Jon: You suffered one doctor, didn’t you?
Dr. Poland: I did. Right. I absolutely did. I developed tinnitus, a ringing in my ear, after my second dose worsened after, uh, my booster, um, and we’re, we’re still trying to work with CDC and others to focus on is this a significant side effect from it. But you know the point being that you make a decision based on those nuances. And so when you present nuance as certainty. Well, common experience is gonna mitigate against that. And what you’ve now done is bred mistrust and skepticism.
Jon: That’s right. And, and that breeding mistrust leads to that moment now where, uh, a young man is struck down on a football field and as I’m trying to search Twitter for results on his condition, all I’m getting is, “died suddenly young men all collapsing uh, all throughout the world. Tens of thousands of people.” Yeah. I mean, and I, I don’t know what to make of any of it.
Dr. Poland: This came up when Grant Wahl died.
Jon: Um, same, same thing,
Dr. Poland: You know, and, and yet, uh, with, uh, empathy to his, his spouse, uh, who, who is one of us, uh, an infectious disease doctor.
Dr. Poland: You know, she insisted on an autopsy and, uh, recently that autopsy showed he died of a ruptured aortic aneurysm.
Jon: But she made a great point, which is that these discussions must take place.
Dr. Poland: Yes.
Jon: With empathy and, and and with data.
Dr. Poland: Absolutely.
Jon: And and with facts, because I’ve gotta tell you again, a science fearing man who’s had the vaccines, I’m in that demographic where they told us, you know, you’re the people we should keep in the basement and don’t do anything for two years. But when I see these stories, even for me, there is a part of myself that has a moment of doubt. And professor, you know, these are the kinds of things, you know, we keep talking about how people actually behave and how people actually think. you know, look, there are people that lost their jobs because they wouldn’t get the vaccine and we don’t, you know, some of them might have been trolls and crazies and things, but some of them might have been reasonably mistrustful of something in their family backgrounds or, or their lives that caused them to make that decision, and they paid a pretty stiff penalty for it.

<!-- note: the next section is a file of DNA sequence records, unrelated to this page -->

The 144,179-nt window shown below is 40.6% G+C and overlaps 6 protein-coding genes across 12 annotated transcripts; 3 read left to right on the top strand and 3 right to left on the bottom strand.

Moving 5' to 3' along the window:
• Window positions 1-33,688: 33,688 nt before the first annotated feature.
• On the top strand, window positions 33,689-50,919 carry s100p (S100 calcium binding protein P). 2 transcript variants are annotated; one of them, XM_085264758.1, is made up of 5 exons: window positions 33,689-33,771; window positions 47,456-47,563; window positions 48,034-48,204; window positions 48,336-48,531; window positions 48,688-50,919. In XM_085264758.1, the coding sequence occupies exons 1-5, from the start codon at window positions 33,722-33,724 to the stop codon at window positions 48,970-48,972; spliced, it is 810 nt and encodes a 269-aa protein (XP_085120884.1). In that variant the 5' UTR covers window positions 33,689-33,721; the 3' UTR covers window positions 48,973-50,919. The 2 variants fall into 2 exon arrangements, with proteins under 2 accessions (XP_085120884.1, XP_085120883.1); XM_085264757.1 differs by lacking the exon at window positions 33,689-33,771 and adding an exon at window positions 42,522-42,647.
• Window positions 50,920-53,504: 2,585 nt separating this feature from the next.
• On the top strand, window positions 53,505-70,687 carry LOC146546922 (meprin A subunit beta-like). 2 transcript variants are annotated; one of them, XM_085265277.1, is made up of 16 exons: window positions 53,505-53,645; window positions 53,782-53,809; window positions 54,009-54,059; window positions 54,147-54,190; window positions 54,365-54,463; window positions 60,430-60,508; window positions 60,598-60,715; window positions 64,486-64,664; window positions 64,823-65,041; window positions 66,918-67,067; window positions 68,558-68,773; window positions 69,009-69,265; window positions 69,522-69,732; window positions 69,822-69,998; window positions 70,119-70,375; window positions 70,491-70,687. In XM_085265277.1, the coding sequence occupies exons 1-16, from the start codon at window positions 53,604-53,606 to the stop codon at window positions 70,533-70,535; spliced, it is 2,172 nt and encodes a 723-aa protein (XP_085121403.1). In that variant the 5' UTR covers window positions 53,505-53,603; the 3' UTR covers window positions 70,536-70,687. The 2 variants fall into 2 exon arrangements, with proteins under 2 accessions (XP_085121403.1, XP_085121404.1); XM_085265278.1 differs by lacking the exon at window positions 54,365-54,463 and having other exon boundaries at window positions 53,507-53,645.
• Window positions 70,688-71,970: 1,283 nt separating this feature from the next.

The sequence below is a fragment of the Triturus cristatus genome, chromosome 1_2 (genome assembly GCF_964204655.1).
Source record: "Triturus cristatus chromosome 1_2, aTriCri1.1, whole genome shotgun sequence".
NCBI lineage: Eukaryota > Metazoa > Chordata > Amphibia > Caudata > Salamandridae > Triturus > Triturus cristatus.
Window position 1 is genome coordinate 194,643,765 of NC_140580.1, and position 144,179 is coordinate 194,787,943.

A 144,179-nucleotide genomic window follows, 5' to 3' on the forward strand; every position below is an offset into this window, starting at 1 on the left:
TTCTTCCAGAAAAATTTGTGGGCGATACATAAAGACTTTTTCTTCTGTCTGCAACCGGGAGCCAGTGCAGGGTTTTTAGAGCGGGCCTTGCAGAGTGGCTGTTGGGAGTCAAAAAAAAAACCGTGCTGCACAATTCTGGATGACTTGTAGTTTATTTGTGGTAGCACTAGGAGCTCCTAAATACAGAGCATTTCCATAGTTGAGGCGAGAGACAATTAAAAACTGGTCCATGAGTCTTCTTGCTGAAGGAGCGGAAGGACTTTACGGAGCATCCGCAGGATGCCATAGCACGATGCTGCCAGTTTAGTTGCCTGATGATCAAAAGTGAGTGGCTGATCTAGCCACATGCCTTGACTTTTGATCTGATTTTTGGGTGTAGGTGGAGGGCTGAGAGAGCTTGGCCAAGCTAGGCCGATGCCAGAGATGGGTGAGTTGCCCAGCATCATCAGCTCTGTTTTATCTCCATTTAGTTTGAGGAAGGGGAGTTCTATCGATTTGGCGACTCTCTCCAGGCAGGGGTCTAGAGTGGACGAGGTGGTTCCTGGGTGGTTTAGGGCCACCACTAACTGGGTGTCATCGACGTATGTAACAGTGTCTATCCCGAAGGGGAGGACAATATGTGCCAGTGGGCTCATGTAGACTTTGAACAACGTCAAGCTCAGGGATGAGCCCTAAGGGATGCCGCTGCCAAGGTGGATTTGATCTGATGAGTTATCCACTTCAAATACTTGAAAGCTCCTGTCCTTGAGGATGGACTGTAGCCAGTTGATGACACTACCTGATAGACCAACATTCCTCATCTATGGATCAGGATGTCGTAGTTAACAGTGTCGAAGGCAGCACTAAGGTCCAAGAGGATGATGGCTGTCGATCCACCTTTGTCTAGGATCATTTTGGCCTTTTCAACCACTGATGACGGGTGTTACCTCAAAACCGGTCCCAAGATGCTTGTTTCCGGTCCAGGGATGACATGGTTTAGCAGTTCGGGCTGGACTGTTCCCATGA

Dr. Poland: Well, and this is really important in our society. I mean, it, What, what epistemological lens are you gonna look through in order to make decisions? Once we reject the scientific method, we’re in a world of hurt, but that scientific method needs to be transparent. It needs to be radically honest. It needs to be communicated with all the humility and nuance. Um, and we need to hear people’s stories and their journey and respond to that, not in some sort of reflexive, you know, uh, scientific way as much as we do in an empathetic way.
Jon: Right. Professor?
Zeynep: So I’m gonna put on my sociologist hat because I’m one—
Zeynep: Uh, again. I’m going to slightly disagree. I don’t think anybody’s making that kind of individual decisions really —
Jon: Cut her mic. Cut her mic.
Zeynep: I know.
Jon: She’s disagreeing. Cut her mic. [DR. POLAND LAUGHS]